IASTM (Instrument Assisted Soft Tissue Mobilisation) tools have been used in various guises throughout history by different cultures to facilitate a return of normal skin and tissue integrity.
The ancient Egyptians and people of Mesopotania used tools called Staves or Strigils made of bone, horn and metal to cleanse and massage the skin. Later, the ancient Greeks and Romans also used Strigils to scrape the skin and relax the muscles. A massage oil was applied to prevent skin irritation. Massage using wooden implements “Lomi Massage” is used in Hawaii to improve blood circulation and lymph flow, eliminate of toxic waste and relieve body pain.
A form of IASTM known as Gua sha (gua = “to scrape or scratch,” sha = loosely translated as “disease”) has its origins in ancient China. Gua Sha treatments consist of using traditional tools such as portions of water buffalo horns or shaped pieces of jade and other stones to rub over oiled skin.
The primary goal is to produce a warming reaction to bring “sha” to the surface, so it leaves the body. This is done by causing extravasation of blood from the peripheral capillaries causing the formation of petichae on the skin. Chinese medicine believes that the movement of stagnant blood is therapeutic.
The modern IASTM treatment was originally developed by David Graston, who established the “Graston technique”. It’s concept was grounded in the works of English orthopedist James Cyriax and the rationale of cross fiber treatment. He designed a set of 6 instruments of various shapes to fit different body areas.
A specially designed lubricant is applied to the skin prior to utilizing the instruments. The lubricant allows the instruments to glide over the skin without causing irritation. The treatment edge of the Graston instruments and other IASTM instruments provide unique feedback from the tissues, which would otherwise be difficult to feel only using your hands.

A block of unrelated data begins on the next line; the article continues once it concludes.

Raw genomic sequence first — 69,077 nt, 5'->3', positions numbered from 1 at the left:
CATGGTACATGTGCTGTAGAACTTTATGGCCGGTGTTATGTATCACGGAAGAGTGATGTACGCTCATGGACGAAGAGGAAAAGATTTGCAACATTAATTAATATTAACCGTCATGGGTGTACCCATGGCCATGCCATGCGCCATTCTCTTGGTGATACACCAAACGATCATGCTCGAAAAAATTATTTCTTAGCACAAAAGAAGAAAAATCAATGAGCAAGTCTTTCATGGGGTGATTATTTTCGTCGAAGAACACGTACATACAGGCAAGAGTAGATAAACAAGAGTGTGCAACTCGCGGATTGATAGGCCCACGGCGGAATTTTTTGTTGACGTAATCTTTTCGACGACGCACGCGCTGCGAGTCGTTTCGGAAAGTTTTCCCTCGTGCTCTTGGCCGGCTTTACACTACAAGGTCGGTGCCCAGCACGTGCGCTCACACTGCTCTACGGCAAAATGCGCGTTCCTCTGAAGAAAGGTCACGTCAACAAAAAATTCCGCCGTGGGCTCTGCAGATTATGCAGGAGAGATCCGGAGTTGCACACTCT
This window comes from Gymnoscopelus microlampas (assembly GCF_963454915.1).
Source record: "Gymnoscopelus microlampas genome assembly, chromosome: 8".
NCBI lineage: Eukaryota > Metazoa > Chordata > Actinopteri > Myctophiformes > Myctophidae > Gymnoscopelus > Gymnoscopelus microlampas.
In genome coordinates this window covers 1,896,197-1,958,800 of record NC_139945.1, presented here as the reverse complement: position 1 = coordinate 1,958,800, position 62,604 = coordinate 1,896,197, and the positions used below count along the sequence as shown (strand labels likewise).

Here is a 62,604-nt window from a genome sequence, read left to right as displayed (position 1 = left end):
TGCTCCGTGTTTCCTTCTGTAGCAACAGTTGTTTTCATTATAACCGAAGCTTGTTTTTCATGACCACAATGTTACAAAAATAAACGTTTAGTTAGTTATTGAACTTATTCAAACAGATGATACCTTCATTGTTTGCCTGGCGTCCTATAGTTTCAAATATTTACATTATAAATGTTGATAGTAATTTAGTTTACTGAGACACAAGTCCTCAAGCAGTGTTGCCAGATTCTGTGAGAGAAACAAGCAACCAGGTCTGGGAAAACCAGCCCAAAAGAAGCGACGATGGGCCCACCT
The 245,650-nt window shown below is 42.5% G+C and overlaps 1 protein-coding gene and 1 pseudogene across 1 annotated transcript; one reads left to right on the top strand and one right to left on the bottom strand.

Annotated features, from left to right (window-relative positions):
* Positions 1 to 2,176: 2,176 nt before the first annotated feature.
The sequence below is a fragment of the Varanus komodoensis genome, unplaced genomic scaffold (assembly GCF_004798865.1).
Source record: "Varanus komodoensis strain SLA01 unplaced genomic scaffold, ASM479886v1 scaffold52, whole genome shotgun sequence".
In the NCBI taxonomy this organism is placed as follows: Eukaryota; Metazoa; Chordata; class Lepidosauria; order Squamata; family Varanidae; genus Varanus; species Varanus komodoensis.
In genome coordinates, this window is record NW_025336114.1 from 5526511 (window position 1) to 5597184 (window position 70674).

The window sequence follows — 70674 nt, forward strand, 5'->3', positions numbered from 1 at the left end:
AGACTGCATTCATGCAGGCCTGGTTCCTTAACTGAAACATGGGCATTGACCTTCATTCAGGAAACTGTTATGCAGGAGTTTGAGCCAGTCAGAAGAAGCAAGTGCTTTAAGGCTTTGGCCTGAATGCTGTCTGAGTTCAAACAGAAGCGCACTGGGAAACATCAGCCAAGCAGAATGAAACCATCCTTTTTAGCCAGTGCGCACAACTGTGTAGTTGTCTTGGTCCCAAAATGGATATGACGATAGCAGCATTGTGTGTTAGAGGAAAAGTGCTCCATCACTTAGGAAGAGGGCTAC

Tissue adhesions can be felt and treated with these instruments which provide improved precision in the treatment of myofascial restrictions and fibrotic/scar tissue. In recent years some manufacturers have developed multi-tools for IASTM, one instrument/tool that has 5 or 6 different edges which is more practical than using a set of different instruments.
In recent years manufacturers have realised that you do not need a whole set of tools / instruments for IASTM and have started producing multi-tools. These are tools with multiple edges that can each be used on different areas of the body. They are easier and quicker to use and if ergonomically well designed can be a great asset to the practitioner and patient alike. The great advantage of using our instruments is their ease of use as they were designed as the myofascial correction protocols were being developed.
Myofascial Correction and IASTM
The Myofascial Correction™ system is a very effective method of treating the myofascial system primarily using instrumented treatment protocols. It uses two specially designed instruments, a Myofascial release instrument together with an IASTM instrument. These instruments have been created from an ergonomic perspective, that is their function determining their form. Please visit our instrument design page to see a video explaining our IASTM instruments unique design and ergonomics.